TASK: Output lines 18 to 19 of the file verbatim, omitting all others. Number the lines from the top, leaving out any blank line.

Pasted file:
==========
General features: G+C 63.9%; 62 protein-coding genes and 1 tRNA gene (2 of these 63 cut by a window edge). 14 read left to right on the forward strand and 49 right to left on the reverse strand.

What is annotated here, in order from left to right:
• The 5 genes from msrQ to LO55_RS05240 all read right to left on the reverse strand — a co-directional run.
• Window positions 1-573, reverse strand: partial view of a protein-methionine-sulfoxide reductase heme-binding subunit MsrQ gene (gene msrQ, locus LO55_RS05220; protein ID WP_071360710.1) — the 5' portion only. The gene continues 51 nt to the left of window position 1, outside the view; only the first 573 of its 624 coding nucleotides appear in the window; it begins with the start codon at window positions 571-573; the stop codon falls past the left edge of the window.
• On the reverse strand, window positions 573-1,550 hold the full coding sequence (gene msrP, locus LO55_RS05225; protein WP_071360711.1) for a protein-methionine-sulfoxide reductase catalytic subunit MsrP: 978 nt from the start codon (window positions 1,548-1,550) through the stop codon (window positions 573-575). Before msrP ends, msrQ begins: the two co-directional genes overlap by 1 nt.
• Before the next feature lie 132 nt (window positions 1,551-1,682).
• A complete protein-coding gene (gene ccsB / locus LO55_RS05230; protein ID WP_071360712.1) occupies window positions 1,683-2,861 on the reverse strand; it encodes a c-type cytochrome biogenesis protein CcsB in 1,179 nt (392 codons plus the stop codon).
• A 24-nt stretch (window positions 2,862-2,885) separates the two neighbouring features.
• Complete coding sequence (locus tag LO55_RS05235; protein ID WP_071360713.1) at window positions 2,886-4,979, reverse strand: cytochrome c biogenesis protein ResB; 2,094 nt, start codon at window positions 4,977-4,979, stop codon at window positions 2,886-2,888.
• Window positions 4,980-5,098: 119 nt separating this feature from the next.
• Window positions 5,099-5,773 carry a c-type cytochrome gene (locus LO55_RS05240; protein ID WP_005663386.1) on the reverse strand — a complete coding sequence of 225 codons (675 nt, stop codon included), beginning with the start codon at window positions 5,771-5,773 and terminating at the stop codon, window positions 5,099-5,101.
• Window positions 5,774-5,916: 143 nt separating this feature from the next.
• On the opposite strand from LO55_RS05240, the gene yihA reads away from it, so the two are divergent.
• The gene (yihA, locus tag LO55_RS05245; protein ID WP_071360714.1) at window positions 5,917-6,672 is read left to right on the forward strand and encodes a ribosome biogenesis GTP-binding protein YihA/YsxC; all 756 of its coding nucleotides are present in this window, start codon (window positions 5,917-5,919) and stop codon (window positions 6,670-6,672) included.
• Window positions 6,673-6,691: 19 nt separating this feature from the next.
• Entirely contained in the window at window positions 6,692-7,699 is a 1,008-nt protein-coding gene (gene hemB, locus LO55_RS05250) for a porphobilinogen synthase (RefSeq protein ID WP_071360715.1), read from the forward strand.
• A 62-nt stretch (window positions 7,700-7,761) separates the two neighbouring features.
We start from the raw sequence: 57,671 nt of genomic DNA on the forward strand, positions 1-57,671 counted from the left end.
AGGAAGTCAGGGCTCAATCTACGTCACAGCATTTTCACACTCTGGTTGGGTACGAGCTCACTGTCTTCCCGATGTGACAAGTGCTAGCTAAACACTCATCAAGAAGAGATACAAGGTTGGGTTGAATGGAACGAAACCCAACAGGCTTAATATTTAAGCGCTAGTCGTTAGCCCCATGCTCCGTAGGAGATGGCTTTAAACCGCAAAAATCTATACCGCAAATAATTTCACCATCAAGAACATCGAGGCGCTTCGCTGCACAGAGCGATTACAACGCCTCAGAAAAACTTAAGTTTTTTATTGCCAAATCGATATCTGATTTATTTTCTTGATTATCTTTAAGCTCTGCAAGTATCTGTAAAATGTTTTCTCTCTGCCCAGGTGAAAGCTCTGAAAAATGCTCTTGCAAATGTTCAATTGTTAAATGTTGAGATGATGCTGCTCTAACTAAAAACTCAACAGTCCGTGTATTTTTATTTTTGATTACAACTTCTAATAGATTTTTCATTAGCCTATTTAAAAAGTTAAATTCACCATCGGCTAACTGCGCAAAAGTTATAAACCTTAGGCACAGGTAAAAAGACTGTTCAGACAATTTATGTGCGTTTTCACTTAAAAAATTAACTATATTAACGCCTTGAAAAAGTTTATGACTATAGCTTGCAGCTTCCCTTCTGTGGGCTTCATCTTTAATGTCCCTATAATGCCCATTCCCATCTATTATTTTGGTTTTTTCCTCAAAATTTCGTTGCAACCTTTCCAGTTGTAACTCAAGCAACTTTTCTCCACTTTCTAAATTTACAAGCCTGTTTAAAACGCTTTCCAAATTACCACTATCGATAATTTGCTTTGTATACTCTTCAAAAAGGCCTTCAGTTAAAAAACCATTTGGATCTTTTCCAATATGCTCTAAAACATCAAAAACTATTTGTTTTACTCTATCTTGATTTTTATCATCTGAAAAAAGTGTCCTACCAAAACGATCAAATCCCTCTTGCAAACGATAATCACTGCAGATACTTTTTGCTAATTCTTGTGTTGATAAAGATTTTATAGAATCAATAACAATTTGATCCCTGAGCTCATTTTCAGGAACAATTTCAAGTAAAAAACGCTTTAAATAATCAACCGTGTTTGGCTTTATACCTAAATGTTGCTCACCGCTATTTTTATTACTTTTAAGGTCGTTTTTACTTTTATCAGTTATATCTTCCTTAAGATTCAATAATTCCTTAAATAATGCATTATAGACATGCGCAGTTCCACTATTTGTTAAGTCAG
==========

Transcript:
We start from the raw sequence: 57,671 nt of genomic DNA on the forward strand, positions 1-57,671 counted from the left end.
AGGAAGTCAGGGCTCAATCTACGTCACAGCATTTTCACACTCTGGTTGGGTACGAGCTCACTGTCTTCCCGATGTGACAAGTGCTAGCTAAACACTCATCAAGAAGAGATACAAGGTTGGGTTGAATGGAACGAAACCCAACAGGCTTAATATTTAAGCGCTAGTCGTTAGCCCCATGCTCCGTAGGAGATGGCTTTAAACCGCAAAAATCTATACCGCAAATAATTTCACCATCAAGAACATCGAGGCGCTTCGCTGCACAGAGCGATTACAACGCCTCAGAAAAACTTAAGTTTTTTATTGCCAAATCGATATCTGATTTATTTTCTTGATTATCTTTAAGCTCTGCAAGTATCTGTAAAATGTTTTCTCTCTGCCCAGGTGAAAGCTCTGAAAAATGCTCTTGCAAATGTTCAATTGTTAAATGTTGAGATGATGCTGCTCTAACTAAAAACTCAACAGTCCGTGTATTTTTATTTTTGATTACAACTTCTAATAGATTTTTCATTAGCCTATTTAAAAAGTTAAATTCACCATCGGCTAACTGCGCAAAAGTTATAAACCTTAGGCACAGGTAAAAAGACTGTTCAGACAATTTATGTGCGTTTTCACTTAAAAAATTAACTATATTAACGCCTTGAAAAAGTTTATGACTATAGCTTGCAGCTTCCCTTCTGTGGGCTTCATCTTTAATGTCCCTATAATGCCCATTCCCATCTATTATTTTGGTTTTTTCCTCAAAATTTCGTTGCAACCTTTCCAGTTGTAACTCAAGCAACTTTTCTCCACTTTCTAAATTTACAAGCCTGTTTAAAACGCTTTCCAAATTACCACTATCGATAATTTGCTTTGTATACTCTTCAAAAAGGCCTTCAGTTAAAAAACCATTTGGATCTTTTCCAATATGCTCTAAAACATCAAAAACTATTTGTTTTACTCTATCTTGATTTTTATCATCTGAAAAAAGTGTCCTACCAAAACGATCAAATCCCTCTTGCAAACGATAATCACTGCAGATACTTTTTGCTAATTCTTGTGTTGATAAAGATTTTATAGAATCAATAACAATTTGATCCCTGAGCTCATTTTCAGGAACAATTTCAAGTAAAAAACGCTTTAAATAATCAACCGTGTTTGGCTTTATACCTAAATGTTGCTCACCGCTATTTTTATTACTTTTAAGGTCGTTTTTACTTTTATCAGTTATATCTTCCTTAAGATTCAATAATTCCTTAAATAATGCATTATAGACATGCGCAGTTCCACTATTTGTTAAGTCAG